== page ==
You'll want to read this for two reasons: 1) it directly impacts you and 2) understanding it will make you sound smarter than all your friends.
You've probably heard about the new Department of Labor Fiduciary Rule. You also probably have no idea what it is, what it does, or why you should care.
It partially went into effect last Friday, so now it matters. Over the next two weeks, I'll give you you two bite-size explanations.
First, there are two types of financial advisors:
- Independent (like The Financial Zen Group)
- Big brokerage/insurance (like Wells Fargo, Merrill Lynch, Northwestern Mutual)
The difference is not just aesthetic. Each one is regulated by a different government organization (SEC vs. FINRA).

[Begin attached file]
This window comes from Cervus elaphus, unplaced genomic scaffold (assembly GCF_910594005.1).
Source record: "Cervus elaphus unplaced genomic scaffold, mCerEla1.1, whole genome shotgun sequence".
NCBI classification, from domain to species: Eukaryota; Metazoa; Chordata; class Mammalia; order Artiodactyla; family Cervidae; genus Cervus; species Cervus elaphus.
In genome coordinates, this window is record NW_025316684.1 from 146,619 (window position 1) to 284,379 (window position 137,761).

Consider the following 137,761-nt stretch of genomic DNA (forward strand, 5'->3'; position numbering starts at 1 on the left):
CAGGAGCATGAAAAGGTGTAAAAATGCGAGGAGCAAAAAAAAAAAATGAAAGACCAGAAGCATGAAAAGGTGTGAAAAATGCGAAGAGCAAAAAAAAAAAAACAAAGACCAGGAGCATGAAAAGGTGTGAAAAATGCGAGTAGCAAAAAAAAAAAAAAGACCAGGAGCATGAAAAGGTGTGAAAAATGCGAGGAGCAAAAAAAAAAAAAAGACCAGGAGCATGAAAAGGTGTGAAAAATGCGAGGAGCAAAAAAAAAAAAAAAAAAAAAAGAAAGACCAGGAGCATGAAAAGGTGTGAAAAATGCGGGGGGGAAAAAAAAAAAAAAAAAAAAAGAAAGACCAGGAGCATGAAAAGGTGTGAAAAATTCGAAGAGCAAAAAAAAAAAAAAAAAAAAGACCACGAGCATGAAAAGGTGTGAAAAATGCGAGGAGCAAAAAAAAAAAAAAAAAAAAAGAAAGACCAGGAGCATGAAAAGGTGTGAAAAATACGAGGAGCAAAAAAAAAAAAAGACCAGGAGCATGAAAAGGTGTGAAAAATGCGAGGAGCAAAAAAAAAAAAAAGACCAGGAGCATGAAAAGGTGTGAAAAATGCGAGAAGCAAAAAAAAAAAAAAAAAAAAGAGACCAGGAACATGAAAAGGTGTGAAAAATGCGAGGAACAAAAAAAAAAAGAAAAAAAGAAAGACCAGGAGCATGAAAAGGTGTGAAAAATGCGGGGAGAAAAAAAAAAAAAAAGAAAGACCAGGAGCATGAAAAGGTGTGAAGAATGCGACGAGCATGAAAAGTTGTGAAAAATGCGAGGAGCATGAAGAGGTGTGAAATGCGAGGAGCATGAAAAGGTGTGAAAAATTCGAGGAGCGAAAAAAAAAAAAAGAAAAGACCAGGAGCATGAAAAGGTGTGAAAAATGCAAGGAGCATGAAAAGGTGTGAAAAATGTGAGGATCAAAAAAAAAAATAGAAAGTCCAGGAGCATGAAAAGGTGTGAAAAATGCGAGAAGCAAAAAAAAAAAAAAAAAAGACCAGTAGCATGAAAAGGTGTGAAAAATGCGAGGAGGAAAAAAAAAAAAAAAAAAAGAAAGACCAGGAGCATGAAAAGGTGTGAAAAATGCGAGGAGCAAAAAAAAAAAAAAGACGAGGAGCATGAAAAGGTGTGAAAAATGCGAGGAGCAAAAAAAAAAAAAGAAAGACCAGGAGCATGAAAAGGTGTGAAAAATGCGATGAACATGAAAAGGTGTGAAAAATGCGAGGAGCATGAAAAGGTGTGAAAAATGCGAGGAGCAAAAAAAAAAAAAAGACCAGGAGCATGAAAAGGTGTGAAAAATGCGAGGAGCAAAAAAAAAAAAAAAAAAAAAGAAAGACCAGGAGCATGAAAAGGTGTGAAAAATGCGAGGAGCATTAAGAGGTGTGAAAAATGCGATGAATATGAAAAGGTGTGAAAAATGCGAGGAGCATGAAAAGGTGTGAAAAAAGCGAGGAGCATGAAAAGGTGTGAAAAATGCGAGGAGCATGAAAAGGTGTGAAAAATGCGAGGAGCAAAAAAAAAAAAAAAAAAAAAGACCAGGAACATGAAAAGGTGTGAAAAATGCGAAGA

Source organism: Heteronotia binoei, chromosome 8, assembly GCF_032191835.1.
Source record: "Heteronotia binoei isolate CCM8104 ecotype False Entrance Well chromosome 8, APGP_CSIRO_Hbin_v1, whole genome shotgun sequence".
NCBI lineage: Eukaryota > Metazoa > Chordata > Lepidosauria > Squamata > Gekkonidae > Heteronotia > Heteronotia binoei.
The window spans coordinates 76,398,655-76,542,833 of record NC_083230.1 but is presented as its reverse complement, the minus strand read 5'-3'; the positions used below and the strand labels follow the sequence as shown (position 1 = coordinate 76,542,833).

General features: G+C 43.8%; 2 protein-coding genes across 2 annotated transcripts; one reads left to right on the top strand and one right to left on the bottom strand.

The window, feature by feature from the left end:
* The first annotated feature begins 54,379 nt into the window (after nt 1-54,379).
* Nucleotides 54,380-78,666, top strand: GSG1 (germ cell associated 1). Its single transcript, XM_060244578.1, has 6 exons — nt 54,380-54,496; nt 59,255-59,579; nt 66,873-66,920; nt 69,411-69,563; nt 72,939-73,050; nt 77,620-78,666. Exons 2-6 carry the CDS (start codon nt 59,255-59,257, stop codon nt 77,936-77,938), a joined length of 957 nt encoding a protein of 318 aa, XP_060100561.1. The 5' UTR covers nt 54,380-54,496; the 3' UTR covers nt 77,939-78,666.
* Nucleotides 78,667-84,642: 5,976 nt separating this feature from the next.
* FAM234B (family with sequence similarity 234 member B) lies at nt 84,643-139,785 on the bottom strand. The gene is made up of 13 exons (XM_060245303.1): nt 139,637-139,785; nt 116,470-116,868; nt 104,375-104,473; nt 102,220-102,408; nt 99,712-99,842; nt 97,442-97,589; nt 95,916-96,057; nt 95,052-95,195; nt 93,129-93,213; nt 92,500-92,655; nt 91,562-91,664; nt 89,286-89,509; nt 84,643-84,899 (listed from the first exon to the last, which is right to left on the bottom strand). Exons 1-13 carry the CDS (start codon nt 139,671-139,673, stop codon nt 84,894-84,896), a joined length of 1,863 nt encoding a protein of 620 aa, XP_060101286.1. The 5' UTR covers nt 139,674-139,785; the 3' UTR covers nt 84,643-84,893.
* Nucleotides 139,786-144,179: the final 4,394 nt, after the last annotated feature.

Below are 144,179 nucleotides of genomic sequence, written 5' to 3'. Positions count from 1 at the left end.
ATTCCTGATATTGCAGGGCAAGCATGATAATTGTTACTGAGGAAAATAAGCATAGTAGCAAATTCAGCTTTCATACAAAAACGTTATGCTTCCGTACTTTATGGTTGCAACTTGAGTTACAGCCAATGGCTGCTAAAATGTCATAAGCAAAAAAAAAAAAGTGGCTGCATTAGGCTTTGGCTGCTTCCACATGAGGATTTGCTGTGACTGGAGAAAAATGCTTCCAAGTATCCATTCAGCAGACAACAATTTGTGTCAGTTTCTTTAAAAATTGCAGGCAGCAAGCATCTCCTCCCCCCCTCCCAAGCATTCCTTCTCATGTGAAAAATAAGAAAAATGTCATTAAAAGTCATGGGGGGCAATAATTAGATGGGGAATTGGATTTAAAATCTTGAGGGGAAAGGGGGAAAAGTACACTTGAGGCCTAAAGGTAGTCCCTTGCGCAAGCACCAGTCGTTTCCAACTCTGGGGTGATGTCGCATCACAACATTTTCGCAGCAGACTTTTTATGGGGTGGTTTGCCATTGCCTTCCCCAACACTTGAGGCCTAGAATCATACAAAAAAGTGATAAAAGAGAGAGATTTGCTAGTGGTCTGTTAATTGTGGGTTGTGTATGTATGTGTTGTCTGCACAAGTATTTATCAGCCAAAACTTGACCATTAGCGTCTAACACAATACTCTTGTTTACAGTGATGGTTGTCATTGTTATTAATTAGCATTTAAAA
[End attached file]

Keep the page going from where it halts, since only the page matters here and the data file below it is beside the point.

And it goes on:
As a result, they also follow two different sets of legal standards:
- Independent - fiduciary standard
- Big brokerage/insurance - suitability standard
A fiduciary is someone with a legal requirement to put your interests above their own.
So the fiduciary standard is easy to understand. It means I am legally required to make recommendations in your best interest without regard to my own.
The suitability standard isn't that complicated either. It means a financial advisor is required to sell you a SUITABLE investment.
In other words, the financial advisor can't sell grandma glasses she doesn't need. But if she needs them, he CAN sell her the glasses that pay him the biggest commission even if he knows they're not the best.
A fiduciary legally can't do that.
That's the set up. Next week we'll get into how that all changed (partially) last Friday.